3. Develop mechanisms for keeping in touch, meeting periodically, and the preferred methods for sharing information. Discuss and identify any potential stumbling blocks that may arise that could hinder your work.

NOTE:  Try to achieve steps 1, 2, and 3 in a group meeting that is scheduled as soon as possible after you have received the assignment and your group is formed. The sooner these preliminary tasks are completed, the sooner each group member can focus on their particular responsibilities.

While each member carries out their individual tasks, it is important to preserve your group's focus and sense of purpose. Effective communication is vital, particularly when your group activity extends over an extended period of time. Here are some tips to promote good communication.

  1. Keep in touch with each other frequently, reporting progress regularly. When the group meets for the first time, think about about setting up a specific day and time of the week for people to report on their progress [either in-person or online].
  2. If someone is having trouble completing his or her area of responsibility, work with that person to figure out how to solve the problem. Be supportive and helpful, but don't offer to do other people's work.
  3. At the same time, make it clear that the group is depending on everyone doing their part; all group members should agree that it is detrimental to everyone in the group for one person to show up at the last minute without his or her work done.

Be sure to leave enough time to put all the pieces together before the group assignment is due and to make sure nothing has been forgotten [e.g., someone forgot to correct a chart or a page is missing]. Synthesizing each group member's work usually requires some negotiation and, collectively, overcoming any existing obstacles towards completion. Technically, this can be done online, but it is better to meet in person to ensure that everyone is actively involved in the process.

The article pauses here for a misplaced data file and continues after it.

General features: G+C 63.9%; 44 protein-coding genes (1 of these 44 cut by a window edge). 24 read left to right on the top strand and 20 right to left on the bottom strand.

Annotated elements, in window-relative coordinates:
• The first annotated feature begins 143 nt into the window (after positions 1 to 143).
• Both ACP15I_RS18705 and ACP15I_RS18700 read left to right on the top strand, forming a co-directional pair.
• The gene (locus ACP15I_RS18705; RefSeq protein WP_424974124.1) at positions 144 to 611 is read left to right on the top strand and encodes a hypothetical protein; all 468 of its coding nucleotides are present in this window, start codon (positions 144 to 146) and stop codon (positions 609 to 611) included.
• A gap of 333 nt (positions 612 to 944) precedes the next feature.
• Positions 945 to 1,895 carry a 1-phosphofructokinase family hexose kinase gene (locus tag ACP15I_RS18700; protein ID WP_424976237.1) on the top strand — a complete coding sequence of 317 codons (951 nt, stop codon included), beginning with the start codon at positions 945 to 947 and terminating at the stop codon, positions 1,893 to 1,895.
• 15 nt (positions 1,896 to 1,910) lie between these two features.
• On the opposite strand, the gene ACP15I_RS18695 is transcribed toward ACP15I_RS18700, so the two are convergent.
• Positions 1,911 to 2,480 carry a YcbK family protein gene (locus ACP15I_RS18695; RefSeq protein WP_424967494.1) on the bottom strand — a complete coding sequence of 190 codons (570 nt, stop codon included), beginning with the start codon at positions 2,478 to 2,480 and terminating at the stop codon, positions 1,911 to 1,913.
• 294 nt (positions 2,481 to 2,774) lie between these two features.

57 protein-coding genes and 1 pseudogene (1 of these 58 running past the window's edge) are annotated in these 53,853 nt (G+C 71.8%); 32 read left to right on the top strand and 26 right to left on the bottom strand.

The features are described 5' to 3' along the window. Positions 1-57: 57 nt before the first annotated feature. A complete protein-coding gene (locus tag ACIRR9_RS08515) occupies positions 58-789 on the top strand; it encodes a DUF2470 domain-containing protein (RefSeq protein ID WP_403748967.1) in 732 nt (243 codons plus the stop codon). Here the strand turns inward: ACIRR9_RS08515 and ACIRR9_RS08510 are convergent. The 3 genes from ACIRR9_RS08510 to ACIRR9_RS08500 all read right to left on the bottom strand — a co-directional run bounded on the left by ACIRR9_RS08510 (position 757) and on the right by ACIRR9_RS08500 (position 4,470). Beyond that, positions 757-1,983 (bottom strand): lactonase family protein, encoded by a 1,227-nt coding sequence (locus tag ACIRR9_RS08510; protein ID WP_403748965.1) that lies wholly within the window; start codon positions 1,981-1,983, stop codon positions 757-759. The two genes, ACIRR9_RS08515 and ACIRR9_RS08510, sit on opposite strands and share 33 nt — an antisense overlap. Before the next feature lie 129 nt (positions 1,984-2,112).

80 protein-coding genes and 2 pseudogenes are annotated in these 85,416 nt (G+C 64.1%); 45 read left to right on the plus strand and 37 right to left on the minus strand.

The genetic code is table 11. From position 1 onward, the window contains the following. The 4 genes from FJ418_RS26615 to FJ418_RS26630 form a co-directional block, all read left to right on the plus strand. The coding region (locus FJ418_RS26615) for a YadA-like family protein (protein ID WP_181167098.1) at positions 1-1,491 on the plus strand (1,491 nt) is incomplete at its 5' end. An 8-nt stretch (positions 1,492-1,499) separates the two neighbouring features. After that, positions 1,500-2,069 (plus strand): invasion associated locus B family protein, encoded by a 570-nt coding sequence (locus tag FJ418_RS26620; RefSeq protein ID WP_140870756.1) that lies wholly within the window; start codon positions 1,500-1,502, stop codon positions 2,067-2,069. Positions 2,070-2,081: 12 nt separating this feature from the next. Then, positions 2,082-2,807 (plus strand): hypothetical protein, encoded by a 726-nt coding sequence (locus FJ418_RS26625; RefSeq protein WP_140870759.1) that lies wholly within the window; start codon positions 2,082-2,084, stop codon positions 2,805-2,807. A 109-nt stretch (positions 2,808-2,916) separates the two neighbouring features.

If your group has to give a presentation about the results of their research, go through the same process--decide who is going to do what and give everyone enough time to prepare and practice ahead of time [preferably together]. At this point, it is vital to ensure that you pay particular attention to detail, tie up any loose ends, and review the research project together as a whole rather than just looking over individual contributions.

Writing the group report can be challenging; it is critical that you leave enough time for this final stage. If your group decided to divide responsibility for drafting sections, you will need to nominate [if not done already] a member to pull the final piece together so that the narrative flows well and isn't disjointed. Make it their assignment rather than assigning that person to also write a section of the report. It is best to choose whomever in your group is the best writer because careful copy editing at this stage is essential to ensure that the final document is well organized and logically structured.

Focus on the following:

  1. Have all the writers in your group use the same writing style [e.g., verb tense, diction or word choice, tone, voice, etc.]?
  2. Are there smooth transitions between individual sections?
  3. Are the citations to sources, abbreviations, and non-textual elements [charts, graphs, tables, etc.] consistent?